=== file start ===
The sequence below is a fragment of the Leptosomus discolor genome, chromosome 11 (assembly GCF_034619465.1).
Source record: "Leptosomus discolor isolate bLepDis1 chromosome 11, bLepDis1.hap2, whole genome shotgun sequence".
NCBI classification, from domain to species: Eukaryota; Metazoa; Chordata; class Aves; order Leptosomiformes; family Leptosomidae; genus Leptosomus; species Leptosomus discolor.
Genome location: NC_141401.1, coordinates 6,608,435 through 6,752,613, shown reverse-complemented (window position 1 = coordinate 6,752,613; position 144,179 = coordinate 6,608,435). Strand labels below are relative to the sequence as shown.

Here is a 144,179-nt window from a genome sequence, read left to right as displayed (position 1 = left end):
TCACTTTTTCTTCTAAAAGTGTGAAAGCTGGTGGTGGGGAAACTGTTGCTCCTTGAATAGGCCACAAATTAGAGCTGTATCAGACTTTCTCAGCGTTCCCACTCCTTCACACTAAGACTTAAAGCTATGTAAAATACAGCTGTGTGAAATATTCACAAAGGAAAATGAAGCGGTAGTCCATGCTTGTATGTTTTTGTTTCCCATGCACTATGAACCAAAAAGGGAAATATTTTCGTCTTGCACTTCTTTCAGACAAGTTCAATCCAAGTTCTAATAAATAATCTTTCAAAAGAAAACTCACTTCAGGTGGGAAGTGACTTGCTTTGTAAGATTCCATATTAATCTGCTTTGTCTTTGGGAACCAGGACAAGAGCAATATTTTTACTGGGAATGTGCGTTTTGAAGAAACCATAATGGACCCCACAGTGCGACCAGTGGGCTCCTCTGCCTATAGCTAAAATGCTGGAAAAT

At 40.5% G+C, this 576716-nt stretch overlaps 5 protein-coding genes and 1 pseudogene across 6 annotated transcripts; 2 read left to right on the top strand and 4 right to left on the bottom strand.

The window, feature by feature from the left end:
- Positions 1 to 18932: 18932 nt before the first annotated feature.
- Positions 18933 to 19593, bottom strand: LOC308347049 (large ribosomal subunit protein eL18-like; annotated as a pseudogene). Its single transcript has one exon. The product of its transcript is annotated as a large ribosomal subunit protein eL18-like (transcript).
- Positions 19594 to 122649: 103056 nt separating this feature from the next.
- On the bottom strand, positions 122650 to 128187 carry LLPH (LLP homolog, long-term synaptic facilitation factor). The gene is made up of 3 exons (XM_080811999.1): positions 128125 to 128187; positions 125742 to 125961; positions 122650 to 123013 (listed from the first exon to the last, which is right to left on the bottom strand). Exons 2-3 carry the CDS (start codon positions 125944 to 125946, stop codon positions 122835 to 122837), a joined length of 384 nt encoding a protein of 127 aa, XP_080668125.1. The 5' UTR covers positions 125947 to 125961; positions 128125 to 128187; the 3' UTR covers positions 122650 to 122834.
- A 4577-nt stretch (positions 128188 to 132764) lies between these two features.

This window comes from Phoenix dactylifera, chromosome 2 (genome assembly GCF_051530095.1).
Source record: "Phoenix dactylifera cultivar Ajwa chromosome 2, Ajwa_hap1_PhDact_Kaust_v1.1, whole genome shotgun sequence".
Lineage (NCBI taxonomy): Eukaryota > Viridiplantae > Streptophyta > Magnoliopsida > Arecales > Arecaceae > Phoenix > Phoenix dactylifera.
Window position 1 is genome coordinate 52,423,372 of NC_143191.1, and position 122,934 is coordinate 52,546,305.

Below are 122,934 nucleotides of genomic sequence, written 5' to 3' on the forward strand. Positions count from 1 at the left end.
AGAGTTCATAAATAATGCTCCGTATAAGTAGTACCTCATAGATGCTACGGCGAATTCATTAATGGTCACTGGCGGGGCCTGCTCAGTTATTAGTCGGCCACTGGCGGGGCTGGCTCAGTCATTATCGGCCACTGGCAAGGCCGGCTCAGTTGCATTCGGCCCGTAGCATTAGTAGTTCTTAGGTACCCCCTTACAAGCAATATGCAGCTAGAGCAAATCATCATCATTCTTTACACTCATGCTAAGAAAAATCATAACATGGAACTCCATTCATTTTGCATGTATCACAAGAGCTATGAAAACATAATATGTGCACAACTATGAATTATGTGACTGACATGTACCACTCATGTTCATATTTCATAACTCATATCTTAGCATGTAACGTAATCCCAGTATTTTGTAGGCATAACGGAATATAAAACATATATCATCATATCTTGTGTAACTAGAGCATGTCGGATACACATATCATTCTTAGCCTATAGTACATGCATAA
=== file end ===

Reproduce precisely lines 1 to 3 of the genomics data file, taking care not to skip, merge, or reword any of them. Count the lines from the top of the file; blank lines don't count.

The sequence below is a fragment of the Leptosomus discolor genome, chromosome 11 (assembly GCF_034619465.1).
Source record: "Leptosomus discolor isolate bLepDis1 chromosome 11, bLepDis1.hap2, whole genome shotgun sequence".
NCBI classification, from domain to species: Eukaryota; Metazoa; Chordata; class Aves; order Leptosomiformes; family Leptosomidae; genus Leptosomus; species Leptosomus discolor.